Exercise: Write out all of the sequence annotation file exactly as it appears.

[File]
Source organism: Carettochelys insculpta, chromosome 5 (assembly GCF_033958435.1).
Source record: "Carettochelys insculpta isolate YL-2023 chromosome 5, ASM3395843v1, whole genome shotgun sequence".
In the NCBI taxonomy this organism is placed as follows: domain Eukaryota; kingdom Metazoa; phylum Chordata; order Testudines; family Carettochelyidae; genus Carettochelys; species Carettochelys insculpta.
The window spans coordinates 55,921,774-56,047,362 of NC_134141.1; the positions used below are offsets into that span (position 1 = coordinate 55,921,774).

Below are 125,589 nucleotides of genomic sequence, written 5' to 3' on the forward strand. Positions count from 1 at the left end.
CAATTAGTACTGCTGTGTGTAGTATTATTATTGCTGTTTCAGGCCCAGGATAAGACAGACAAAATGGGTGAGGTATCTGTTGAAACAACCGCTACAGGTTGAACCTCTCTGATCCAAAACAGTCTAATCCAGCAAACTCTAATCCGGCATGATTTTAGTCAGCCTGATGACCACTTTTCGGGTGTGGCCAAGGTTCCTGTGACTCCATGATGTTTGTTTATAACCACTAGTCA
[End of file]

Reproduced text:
Source organism: Carettochelys insculpta, chromosome 5 (assembly GCF_033958435.1).
Source record: "Carettochelys insculpta isolate YL-2023 chromosome 5, ASM3395843v1, whole genome shotgun sequence".
In the NCBI taxonomy this organism is placed as follows: domain Eukaryota; kingdom Metazoa; phylum Chordata; order Testudines; family Carettochelyidae; genus Carettochelys; species Carettochelys insculpta.
The window spans coordinates 55,921,774-56,047,362 of NC_134141.1; the positions used below are offsets into that span (position 1 = coordinate 55,921,774).

Below are 125,589 nucleotides of genomic sequence, written 5' to 3' on the forward strand. Positions count from 1 at the left end.
CAATTAGTACTGCTGTGTGTAGTATTATTATTGCTGTTTCAGGCCCAGGATAAGACAGACAAAATGGGTGAGGTATCTGTTGAAACAACCGCTACAGGTTGAACCTCTCTGATCCAAAACAGTCTAATCCAGCAAACTCTAATCCGGCATGATTTTAGTCAGCCTGATGACCACTTTTCGGGTGTGGCCAAGGTTCCTGTGACTCCATGATGTTTGTTTATAACCACTAGTCA